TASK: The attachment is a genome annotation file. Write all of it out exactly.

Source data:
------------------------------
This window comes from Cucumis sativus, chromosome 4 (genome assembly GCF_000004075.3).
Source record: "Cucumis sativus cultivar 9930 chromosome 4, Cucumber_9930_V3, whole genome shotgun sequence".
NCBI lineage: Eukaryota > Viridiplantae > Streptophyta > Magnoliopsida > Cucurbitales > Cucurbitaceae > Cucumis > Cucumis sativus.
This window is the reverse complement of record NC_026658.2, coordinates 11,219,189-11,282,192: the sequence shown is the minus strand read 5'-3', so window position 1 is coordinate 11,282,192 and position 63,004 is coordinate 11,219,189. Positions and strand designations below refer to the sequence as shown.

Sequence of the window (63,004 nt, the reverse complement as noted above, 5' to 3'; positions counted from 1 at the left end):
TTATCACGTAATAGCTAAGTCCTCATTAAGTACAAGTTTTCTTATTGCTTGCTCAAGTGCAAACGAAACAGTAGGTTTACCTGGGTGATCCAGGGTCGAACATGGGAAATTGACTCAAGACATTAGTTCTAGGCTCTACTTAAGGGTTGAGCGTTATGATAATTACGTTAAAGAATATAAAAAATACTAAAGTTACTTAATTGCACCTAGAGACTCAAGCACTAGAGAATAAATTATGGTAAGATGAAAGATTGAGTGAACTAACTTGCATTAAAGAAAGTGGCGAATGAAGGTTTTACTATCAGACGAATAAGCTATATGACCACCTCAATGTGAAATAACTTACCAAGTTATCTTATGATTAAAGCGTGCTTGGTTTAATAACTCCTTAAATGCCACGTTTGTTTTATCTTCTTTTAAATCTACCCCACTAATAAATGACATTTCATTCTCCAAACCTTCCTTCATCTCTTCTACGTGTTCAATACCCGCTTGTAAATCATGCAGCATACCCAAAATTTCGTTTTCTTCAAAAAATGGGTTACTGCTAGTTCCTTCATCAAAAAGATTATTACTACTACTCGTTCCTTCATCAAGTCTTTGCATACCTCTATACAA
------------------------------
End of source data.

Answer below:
This window comes from Cucumis sativus, chromosome 4 (genome assembly GCF_000004075.3).
Source record: "Cucumis sativus cultivar 9930 chromosome 4, Cucumber_9930_V3, whole genome shotgun sequence".
NCBI lineage: Eukaryota > Viridiplantae > Streptophyta > Magnoliopsida > Cucurbitales > Cucurbitaceae > Cucumis > Cucumis sativus.
This window is the reverse complement of record NC_026658.2, coordinates 11,219,189-11,282,192: the sequence shown is the minus strand read 5'-3', so window position 1 is coordinate 11,282,192 and position 63,004 is coordinate 11,219,189. Positions and strand designations below refer to the sequence as shown.

Sequence of the window (63,004 nt, the reverse complement as noted above, 5' to 3'; positions counted from 1 at the left end):
TTATCACGTAATAGCTAAGTCCTCATTAAGTACAAGTTTTCTTATTGCTTGCTCAAGTGCAAACGAAACAGTAGGTTTACCTGGGTGATCCAGGGTCGAACATGGGAAATTGACTCAAGACATTAGTTCTAGGCTCTACTTAAGGGTTGAGCGTTATGATAATTACGTTAAAGAATATAAAAAATACTAAAGTTACTTAATTGCACCTAGAGACTCAAGCACTAGAGAATAAATTATGGTAAGATGAAAGATTGAGTGAACTAACTTGCATTAAAGAAAGTGGCGAATGAAGGTTTTACTATCAGACGAATAAGCTATATGACCACCTCAATGTGAAATAACTTACCAAGTTATCTTATGATTAAAGCGTGCTTGGTTTAATAACTCCTTAAATGCCACGTTTGTTTTATCTTCTTTTAAATCTACCCCACTAATAAATGACATTTCATTCTCCAAACCTTCCTTCATCTCTTCTACGTGTTCAATACCCGCTTGTAAATCATGCAGCATACCCAAAATTTCGTTTTCTTCAAAAAATGGGTTACTGCTAGTTCCTTCATCAAAAAGATTATTACTACTACTCGTTCCTTCATCAAGTCTTTGCATACCTCTATACAA